How Jennifer Garner Gets Her Hands Dirty (Literally) to Prioritize Health With Her Kids

In the early aughts, Jennifer Garner’s portrayal of super-spy Sydney Bristow not only earned her a Golden Globe Award (and four Emmy nominations), but helped set a new standard for strong, smart, totally butt-kicking leading ladies on TV. Now, she’s teamed up with two other badass babes, Lena Dunham and Jenni Konner (the creators of Girls), to return to prime time for the first time in over 12 years as the star of HBO’s Camping.

But to make room for her new role, Garner’s needed to shift things around in an existing one: mom of three kids. How does she make time for family meal prep and bedtime stories while also keeping up with a demanding shooting schedule and helping run Once Upon a Farm, the healthy baby food company she co-founded? I asked her.

Keep reading for Jennifer’s top healthy parenting tips.

You’re heading back to TV! What kind of a schedule does this mean for you and your family—are you looking at a total overhaul of your daily routine?
The schedule for TV is pretty intense—I’m gone 14 hours most days and have lines to learn when I get home at night. This job is great, though, because it’s an ensemble cast and not all on my shoulders—which means I do get a random morning or day off almost every week. And because we start most days super early in the morning, even with the longer days, I make it home to read to at least one or two kids after work.

My kids are used to the strange rhythm of production —I’m either very much home and available, or I’m working a bunch and leaving notes everywhere for them to find during the day. I have great help at my house and it all works out.

When life gets *busy,* are there certain moments or rituals you make sure you do with your kids every day?
There are lots of little traditions the kids and I have together. Right now our blueberry bushes are going nuts, so we sneak down and pick blueberries together on the weekends. But my most valuable time with the kids is bedtime—I have different books going with each of my kids and they each get their own time [with me], even if it has to be condensed!

I love that you like to garden and farm with your kids. How did this come about?
My mom grew up on a little farm in Oklahoma with cows, chickens, fresh veggies—you name it. Everything they ate, other than sugar and flour, they grew and raised. When I was a little girl, my mother always told me and my siblings fantastic, vivid tales of growing up on the farm during the summertime, when they would eat like kings, with fresh produce by the bunches and routine delicacies like homemade ice cream.

It’s that same enchanted love for homemade and fresh that defines how my family lives at home today. We have bee hives in our yard, my kids have their bee suits and like to get involved with it all—it’s so fun, it’s like a living science experiment. In our garden, we grow tons of fruits and vegetables and we’re so lucky to live where we live, because we can grow almost anything—we can’t stop planting new things!

Why is healthy eating so important for you and your family?
I was lucky to grow up eating garden-grown, fresh, homemade nutritious food with a mom who prepared our meals on a daily basis. I was well educated on how important of a role clean eating plays in our daily lives. It’s key for us to know exactly what we are putting into our bodies in order to feel good and alive with energy. This was my mom’s lifestyle, which she instilled in me and my sisters, and it’s what I want for my kids—and really, all kids, at the end of the day. That’s why I’m so passionate about Once Upon a Farm.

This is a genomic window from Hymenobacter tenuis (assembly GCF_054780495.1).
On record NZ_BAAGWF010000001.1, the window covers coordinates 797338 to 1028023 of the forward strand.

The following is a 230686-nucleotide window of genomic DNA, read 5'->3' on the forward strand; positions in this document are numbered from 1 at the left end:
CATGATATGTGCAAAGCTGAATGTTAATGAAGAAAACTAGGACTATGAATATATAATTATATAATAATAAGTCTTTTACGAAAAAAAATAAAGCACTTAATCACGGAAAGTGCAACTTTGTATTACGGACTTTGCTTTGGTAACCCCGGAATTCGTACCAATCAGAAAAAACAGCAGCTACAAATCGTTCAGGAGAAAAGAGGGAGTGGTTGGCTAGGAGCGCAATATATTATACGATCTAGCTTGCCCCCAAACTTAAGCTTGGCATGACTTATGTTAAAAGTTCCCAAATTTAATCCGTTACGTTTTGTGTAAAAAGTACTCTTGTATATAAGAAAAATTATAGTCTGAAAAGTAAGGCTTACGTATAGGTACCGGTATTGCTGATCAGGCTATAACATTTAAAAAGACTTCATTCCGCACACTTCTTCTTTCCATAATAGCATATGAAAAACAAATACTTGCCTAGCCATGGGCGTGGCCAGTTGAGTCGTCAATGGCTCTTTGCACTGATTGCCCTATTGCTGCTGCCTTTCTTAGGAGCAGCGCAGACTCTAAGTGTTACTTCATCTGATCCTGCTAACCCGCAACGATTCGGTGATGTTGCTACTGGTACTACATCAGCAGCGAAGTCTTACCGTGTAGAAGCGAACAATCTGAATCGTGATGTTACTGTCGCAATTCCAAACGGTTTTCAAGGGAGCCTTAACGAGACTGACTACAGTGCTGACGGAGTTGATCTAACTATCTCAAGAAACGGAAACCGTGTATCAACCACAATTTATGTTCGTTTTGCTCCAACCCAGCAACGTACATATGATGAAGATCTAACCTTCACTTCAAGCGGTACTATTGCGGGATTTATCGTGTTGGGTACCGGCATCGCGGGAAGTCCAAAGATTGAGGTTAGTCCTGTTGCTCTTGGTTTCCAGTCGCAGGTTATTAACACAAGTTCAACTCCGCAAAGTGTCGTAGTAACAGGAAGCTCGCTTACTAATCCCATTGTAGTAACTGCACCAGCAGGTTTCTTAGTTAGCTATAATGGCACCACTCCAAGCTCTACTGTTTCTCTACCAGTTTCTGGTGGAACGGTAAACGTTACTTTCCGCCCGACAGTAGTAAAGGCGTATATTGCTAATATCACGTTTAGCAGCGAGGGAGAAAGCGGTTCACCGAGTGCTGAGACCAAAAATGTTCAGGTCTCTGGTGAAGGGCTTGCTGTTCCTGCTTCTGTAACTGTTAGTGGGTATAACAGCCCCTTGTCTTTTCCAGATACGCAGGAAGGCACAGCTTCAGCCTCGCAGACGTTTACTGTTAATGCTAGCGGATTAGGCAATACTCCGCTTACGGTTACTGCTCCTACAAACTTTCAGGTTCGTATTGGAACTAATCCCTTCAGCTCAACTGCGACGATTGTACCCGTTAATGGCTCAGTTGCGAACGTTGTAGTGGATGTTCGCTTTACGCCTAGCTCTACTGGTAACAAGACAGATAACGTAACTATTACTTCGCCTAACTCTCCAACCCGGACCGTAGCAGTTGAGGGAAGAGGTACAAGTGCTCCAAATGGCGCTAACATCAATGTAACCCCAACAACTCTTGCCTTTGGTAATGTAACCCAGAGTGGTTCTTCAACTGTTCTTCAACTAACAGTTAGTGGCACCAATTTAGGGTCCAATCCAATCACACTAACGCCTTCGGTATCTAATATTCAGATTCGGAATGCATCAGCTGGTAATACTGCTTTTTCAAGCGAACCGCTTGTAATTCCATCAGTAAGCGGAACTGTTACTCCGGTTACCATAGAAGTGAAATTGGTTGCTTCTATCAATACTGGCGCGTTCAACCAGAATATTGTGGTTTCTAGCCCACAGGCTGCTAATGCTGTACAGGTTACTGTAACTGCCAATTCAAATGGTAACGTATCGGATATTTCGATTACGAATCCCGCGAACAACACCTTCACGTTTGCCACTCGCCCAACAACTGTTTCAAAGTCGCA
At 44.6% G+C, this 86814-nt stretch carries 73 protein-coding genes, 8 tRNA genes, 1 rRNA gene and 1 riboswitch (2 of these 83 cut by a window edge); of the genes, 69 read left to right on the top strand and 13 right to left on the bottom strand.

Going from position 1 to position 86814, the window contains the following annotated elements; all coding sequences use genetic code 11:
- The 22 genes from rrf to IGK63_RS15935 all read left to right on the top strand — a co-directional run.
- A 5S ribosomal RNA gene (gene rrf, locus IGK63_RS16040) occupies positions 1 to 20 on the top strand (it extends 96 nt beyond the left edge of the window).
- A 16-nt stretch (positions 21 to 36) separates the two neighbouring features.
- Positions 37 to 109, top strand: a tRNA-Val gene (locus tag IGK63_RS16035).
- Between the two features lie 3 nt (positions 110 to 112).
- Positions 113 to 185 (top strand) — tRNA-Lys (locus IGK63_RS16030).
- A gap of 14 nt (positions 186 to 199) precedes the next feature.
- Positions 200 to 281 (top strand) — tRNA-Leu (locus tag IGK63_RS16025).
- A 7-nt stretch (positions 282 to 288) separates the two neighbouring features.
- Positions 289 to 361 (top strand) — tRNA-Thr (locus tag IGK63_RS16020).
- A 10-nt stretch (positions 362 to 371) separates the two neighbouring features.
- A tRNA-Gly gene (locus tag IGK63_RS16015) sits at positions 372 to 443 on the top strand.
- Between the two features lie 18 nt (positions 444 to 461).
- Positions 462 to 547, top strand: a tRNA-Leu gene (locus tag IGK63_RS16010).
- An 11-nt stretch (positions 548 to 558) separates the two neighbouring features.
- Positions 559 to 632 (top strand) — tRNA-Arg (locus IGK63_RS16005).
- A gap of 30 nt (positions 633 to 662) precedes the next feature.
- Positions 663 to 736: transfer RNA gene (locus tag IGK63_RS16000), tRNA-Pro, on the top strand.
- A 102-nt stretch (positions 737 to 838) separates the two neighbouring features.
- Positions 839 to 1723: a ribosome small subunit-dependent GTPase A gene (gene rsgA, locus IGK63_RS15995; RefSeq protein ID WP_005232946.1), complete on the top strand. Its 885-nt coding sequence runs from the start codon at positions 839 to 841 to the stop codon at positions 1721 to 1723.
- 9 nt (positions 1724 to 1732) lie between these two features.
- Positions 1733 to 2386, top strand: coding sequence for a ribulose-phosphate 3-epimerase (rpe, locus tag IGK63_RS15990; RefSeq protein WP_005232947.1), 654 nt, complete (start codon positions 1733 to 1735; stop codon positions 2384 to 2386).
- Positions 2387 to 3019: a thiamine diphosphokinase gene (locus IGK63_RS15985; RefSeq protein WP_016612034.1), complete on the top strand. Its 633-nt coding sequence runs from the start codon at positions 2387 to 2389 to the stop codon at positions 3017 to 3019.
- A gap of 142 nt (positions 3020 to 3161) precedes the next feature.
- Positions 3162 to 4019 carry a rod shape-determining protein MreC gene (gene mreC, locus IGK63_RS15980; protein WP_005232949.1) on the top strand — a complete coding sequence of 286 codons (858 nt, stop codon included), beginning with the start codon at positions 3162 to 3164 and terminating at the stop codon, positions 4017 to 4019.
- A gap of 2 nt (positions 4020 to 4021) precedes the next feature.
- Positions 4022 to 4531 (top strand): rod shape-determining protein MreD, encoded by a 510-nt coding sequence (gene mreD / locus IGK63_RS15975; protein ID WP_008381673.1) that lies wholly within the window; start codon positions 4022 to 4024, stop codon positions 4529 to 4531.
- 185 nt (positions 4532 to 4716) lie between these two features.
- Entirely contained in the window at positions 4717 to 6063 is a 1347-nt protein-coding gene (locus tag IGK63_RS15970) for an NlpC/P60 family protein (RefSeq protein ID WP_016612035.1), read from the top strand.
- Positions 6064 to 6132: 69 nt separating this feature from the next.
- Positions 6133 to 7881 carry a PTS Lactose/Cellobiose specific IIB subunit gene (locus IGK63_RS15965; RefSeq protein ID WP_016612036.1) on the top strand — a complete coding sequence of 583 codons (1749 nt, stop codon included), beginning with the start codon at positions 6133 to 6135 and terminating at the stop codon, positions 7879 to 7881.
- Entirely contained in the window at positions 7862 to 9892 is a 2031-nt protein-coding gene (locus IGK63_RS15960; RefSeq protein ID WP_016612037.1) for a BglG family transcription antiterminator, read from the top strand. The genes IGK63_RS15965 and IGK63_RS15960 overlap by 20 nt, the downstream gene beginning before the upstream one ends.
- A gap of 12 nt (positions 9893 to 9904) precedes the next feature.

How did you get involved with Once Upon a Farm?
As a mom with my own three school-aged kids, it’s become something of a tradition to feed my family using that same farm-to-family approach. But the reality remains, I have three lunch boxes to pack each day. So I understand, firsthand, how much of a challenge making every meal “fresh” can be, especially when busy schedules demand parents to meal prep in advance.

When I cofounded Once Upon a Farm, it was if all the stars aligned. My decade of work focused on early literacy and healthy food access as a Save the Children ambassador and my passion for nourishing my family with those same wholesome foods suddenly exploded into this incredible opportunity for me to do good by families everywhere by making organic, farm-fresh foods delicious and convenient.

Is there one healthy food your kids hate?
There are plenty of healthy foods my kids don’t like! I have typical picky eaters, for sure. I would say we’re in the camp of not mixing flavors and textures more than we are picky about specific foods. I was the pickiest kid ever when I was little, so I try to stay calm when they turn down something I know they would love—but I’m not always successful.

How do you fit in workouts between work and family life?
I work out early—really early, and I always work out on both Saturday and Sunday, to give me more guilt-free days when things get too hairy during the week. For the past four years I’ve been loving working out with Simone de la Rue, who started Body by Simone. I love the classes—full of energy and movement and fun women, and would recommend them—or Simone’s awesome app! —to anyone.

What’s your favorite wellness habit with the kids?
I love to hike with my kids on Sunday afternoons. And I have been known to bribe them to meditate.

How do you unwind after a stressful day?
If we can get outside, even for a minute, the whole evening moves more easily.


Jennifer Garner on the Seven Beehives, Six Chickens, and Occasional Oreo in Her House

The actress is committed to good food for kids, from her own children to her new business, Once Upon a Farm.

On occasion, Oreos do enter the home of Jennifer Garner. Her and Ben Affleck’s kids, Violet, Seraphina, and Samuel, who range in age from 12 to 6, haven’t just heard tell of this “cookie” thing, what with their two chocolate wafers bookending a pad of cream filling. It’s just that having an Oreo in the house “would happen on such a special occasion that it would be such a moment,” Garner told Vanity Fair’s Krista Smith at the second annual Founders Fair on Thursday.